Last year, three decades after making his first recordings, tenor saxophonist Joe Henderson became a commercial success. The vehicle was Lush Life (Verve), where his assertive playing was enhanced by a rich and unified program of Billy Strayhorn compositions and formats that varied from quintet to a cappella. Henderson’s follow-up. So Near. So Far (Verve), is an even more successful concept effort. “Musings for Miles" is the theme, which receives a subtle twist by giving the saxophonist and a trio of electric-era Miles Davis sidemen a program of acoustic-era Miles Davis music. Bassist Dave Holland and drummer Al Foster form an impeccable rhythm section, and John Scofield’s guitar adds steel and spring. Henderson himself delivers one of his leanest performances, a fitting homage. Producers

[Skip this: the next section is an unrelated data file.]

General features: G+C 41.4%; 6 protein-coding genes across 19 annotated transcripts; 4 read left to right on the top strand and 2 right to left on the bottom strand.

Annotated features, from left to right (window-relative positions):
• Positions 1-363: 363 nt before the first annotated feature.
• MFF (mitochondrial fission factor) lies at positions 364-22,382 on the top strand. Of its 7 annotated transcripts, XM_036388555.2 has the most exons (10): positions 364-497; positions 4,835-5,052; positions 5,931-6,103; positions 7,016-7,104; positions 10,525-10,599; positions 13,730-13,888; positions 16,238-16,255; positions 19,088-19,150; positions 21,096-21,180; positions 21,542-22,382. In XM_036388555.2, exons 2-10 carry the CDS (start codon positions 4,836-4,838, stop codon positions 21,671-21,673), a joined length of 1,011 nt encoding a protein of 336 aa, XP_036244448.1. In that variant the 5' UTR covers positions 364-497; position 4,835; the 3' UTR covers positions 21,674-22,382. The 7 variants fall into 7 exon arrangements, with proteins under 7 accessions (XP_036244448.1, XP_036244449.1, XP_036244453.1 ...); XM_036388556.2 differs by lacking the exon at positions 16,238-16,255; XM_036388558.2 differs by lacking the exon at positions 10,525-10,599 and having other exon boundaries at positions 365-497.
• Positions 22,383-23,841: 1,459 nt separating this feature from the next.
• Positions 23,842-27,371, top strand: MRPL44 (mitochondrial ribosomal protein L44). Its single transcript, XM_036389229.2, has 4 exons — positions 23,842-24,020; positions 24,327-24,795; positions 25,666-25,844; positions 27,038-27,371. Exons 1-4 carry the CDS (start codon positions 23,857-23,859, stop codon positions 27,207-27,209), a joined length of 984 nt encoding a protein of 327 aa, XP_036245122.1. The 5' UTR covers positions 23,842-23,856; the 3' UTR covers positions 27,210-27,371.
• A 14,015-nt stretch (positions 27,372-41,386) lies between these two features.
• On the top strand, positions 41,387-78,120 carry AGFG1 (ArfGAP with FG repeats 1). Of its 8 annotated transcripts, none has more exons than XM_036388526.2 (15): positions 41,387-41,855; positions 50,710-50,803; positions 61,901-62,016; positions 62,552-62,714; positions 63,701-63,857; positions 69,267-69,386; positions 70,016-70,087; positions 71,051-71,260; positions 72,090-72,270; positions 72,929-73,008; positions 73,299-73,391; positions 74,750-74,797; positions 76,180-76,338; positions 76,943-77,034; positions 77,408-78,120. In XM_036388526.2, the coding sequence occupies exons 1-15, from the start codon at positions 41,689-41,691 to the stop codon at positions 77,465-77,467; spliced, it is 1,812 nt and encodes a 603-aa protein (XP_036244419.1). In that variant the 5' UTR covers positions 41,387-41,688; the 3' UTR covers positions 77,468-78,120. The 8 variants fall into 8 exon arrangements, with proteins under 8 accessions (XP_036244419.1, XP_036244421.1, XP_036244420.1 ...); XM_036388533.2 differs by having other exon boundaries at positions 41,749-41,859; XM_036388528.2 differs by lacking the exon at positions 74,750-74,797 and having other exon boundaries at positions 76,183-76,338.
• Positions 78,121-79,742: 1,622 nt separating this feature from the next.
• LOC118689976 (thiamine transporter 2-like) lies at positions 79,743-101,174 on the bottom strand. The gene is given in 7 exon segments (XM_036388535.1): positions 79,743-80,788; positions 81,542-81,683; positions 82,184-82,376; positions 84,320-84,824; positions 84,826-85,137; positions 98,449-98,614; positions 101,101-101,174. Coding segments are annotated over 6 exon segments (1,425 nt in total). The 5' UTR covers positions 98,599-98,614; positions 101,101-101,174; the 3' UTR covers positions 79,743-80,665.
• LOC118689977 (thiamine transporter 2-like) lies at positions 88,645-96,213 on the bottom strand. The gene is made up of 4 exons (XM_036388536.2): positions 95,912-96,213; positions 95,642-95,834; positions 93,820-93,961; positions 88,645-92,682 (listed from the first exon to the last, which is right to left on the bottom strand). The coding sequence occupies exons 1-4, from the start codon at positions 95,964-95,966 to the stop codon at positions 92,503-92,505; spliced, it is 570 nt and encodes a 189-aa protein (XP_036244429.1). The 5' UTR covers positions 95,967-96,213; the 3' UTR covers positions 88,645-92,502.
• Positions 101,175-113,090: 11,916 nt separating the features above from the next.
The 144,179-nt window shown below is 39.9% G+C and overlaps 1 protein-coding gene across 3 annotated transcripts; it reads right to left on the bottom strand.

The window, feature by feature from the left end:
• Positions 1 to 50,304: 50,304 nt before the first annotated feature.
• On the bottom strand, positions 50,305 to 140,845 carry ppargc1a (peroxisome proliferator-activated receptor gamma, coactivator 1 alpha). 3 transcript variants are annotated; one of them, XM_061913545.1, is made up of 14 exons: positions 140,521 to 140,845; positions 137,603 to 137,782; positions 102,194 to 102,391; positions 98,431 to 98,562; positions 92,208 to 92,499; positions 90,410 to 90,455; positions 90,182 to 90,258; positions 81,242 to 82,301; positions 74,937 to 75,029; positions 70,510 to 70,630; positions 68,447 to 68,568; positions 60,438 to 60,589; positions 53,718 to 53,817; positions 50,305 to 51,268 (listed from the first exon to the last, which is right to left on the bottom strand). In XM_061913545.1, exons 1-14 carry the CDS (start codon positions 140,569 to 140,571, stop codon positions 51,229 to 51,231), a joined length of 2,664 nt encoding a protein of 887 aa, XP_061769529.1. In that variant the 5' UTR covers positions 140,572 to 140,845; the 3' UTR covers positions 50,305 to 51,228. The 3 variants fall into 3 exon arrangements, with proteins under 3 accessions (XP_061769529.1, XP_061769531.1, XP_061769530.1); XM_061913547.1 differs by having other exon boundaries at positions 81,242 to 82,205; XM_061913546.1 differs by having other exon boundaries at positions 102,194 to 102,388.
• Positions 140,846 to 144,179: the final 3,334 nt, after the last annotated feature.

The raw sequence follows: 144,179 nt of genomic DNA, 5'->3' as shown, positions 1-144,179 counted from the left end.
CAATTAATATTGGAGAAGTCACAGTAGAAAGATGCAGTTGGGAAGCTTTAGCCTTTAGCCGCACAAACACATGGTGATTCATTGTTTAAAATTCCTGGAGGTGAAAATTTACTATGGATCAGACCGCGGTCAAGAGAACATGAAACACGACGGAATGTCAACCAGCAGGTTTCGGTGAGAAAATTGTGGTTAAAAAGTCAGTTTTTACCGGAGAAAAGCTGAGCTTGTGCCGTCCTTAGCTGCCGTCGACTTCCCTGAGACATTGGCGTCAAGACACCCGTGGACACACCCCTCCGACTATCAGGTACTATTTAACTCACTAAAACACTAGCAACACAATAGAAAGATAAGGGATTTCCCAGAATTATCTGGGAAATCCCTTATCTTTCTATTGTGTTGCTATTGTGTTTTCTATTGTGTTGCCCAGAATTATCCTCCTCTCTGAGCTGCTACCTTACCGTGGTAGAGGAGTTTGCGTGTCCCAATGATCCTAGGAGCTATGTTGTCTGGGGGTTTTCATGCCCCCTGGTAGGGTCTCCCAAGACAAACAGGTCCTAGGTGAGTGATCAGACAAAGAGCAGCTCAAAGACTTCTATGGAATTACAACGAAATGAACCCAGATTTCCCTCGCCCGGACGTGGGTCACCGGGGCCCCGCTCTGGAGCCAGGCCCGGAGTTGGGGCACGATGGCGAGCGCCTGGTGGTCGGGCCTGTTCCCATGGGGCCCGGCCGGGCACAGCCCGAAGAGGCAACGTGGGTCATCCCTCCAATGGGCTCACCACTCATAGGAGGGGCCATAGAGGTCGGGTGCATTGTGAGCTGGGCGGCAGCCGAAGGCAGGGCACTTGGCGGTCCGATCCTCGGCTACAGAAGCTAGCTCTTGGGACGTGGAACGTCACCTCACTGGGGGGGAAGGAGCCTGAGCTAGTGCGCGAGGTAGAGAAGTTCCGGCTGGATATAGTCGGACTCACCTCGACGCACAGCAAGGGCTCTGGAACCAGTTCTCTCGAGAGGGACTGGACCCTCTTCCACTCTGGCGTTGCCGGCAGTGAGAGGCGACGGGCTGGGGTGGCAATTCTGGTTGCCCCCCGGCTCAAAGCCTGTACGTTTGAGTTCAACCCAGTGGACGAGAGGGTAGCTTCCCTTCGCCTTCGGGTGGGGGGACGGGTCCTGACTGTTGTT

Richard Seidel and Don Sickler made excellent choices from the Davis repertoire, with extra kudos to arranger Sickler for adding structure to “Miles Ahead” and “Flamenco Sketches” without distorting the evanescence of the originals.
A worthy complement to So Near is another sax/guitar blend. Bittersweet (Sunnyside), although Glenn Wilson plays baritone sax and is heard in duet with guitarist Rory Stuart. They converse eloquently in a program containing one tune Miles Davis recorded (“Eighty-One”), two derived from Davis staples (“Reflections" and “Autumn Left” are based on “So What” and “Autumn Leaves,” respectively), and others written by Davis associates. Wilson’s multitracked baritone on “You Know 1 Care" makes a different allusion— to Joe Henderson, who introduced the ballad on his 1964 classic. Inner Urge (Blue Note). —B.B.
Charles M. Young is the executive editor of Musician magazine.
Boh Blumenthal is a jazz critic for The Boston Globe and CD Review.